Former White House Aide Testifies Trump Sought to Join Protestors Marching to Capitol on Jan. 6

In a surprise Tuesday hearing, former West Wing aide said Trump grew irate when the Secret Service refused to drive him to the Capitol

  • Published In: Politics
  • Last Updated: Jun 29, 2022

Cassidy Hutchinson, a former West Wing aide, testifies Tuesday at a surprise hearing of the select committee investigating the Jan. 6 riots at the U.S. Capitol. (Wyoming Truth photo courtesy of Jan. 6 committee’s June 28, 2022 hearing video recording)

By Jacob Gardenswartz

Special to the Wyoming Truth

WASHINGTON — In a surprise hearing before the House select committee investigating the Jan. 6 insurrection, a top aide to former White House Chief of Staff Mark Meadows testified that former President Donald Trump knew of the possibility for violence when he urged his supporters to “fight like hell” in remarks that morning, and then became irate when his security detail would not let him to go to the Capitol.  

Cassidy Hutchinson, the 25-year-old former executive assistant to Meadows who was present in the West Wing for dozens of crucial conversations at about the time of the riots, told lawmakers that Trump was warned that some his supporters were carrying weapons and yet urged the Secret Service to shut down the magnetometers, which scan for guns and knives, because they weren’t a threat to him personally.  

“‘You know, I don’t f*****g care that they have weapons. They’re not here to hurt me,’” Hutchinson testified she overheard Trump say shortly before his speech on the morning of Jan. 6. “Take the f*****g mags away. Let my people in. They can march to the Capitol from here. Let the people in.”  

After his remarks concluded, when Trump entered the presidential limousine and was informed he would not accompany his supporters to the Capitol, he became “irate,” Hutchinson testified. “‘I’m the f*****g president. Take me up to the Capitol now,’” Trump told the Secret Service, according to Hutchinson. Trump went so far as to reach for the steering wheel himself, and when the head of his security detail, Bobby Engle, refused to drive him there, “lunged” at Engle’s neck, Hutchinson said.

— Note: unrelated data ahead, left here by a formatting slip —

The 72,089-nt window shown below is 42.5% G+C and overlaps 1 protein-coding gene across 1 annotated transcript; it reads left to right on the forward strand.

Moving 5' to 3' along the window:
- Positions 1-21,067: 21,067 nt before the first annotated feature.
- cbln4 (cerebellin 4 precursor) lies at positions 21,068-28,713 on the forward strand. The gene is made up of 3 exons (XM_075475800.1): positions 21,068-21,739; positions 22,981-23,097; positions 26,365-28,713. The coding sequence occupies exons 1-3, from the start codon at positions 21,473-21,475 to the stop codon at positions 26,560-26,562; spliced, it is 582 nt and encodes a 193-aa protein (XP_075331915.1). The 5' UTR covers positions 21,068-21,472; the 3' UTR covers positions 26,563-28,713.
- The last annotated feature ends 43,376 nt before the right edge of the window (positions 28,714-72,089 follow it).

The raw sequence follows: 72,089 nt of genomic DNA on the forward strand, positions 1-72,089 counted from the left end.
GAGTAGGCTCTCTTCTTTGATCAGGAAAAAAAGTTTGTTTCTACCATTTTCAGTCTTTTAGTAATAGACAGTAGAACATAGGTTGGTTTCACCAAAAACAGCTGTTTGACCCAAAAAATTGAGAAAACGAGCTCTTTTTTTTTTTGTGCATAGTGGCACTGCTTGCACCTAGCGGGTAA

Hutchinson’s testimony came in a unannounced Tuesday meeting of the panel, which had said last week it was pausing hearings until July to scrutinize new evidence. The committee announced Monday that Chairman Rep. Bennie Thompson (D-Miss.) and Vice Chair Rep. Liz Cheney (R-Wyo.) would be traveling back to Washington for the hearing. In her testimony, Hutchinson said Trump, after learning that Attorney General Bill Barr had given an interview refuting his voter fraud claims, lashed out in the state dining room, throwing a plate against the wall such that there was “ketchup dripping down the wall.” She also said she was aware of “several” other occasions when Trump’s temper led him to hurl plates. 

U.S. Rep. Liz Cheney (R-Wyo.), vice chair of the select committee, questions Cassidy Hutchinson, a former West Wing aide, about former President Trump’s reaction to the rioters who stormed the U.S. Capitol on Jan. 6 last year. (Wyoming Truth photo courtesy of CNN’s June 28, 2022 newscast)

Hutchinson described conversations with White House colleagues about Trump’s demeanor in the days following the riots, during which pro-Trump protestors had breached the Capitol and chanted “Hang Mike Pence.”  

“‘He [Trump] thinks Mike deserves it. He doesn’t think they’re doing anything wrong,’” Hutchinson said she heard her boss, Mark Meadows, say to the White House counsel on Jan. 7. She said Trump initially resisted calls from aides and allies to decry the riots, going so far as to float pardons for those who trespassed at the Capitol. 

Hutchinson’s testimony was damning for Meadows, who has thus far refused to participate in the committee’s investigation aside from providing copies of emails and texts from about that time. 

“‘Things might get real, real bad on January 6,’” she said Meadows told her days earlier, after meeting with Rudy Giuliani, Trump’s personal attorney who was the chief proponent of his voter fraud claims. She also said Meadows and Giuliani sought pardons for themselves after the violence took place. 

As Hutchinson addressed the committee, several former White House aides spoke out online in support of her while some of Trump’s allies sought to undercut her testimony. Trump released several statements on his own social media platform, claiming that he “hardly know[s]” Hutchinson.  

In what appeared to be a coordinated effort to preempt these defenses, the committee began Tuesday’s presentation with a series of photos showing Hutchinson with top officials, including Trump, and presented a three-dimensional diagram of her West Wing office, noting its proximity to the Oval Office.  

“I want all Americans to know that what Ms. Hutchinson has done today is not easy,” Cheney said in her closing statement. She pointed to the testimony of witnesses who said they faced threats and intimidation from Trump’s defenders not to participate in the investigation. 

“We are all in her debt,” Cheney concluded. “Our nation is preserved by those who abide by their oaths to their Constitution.”  

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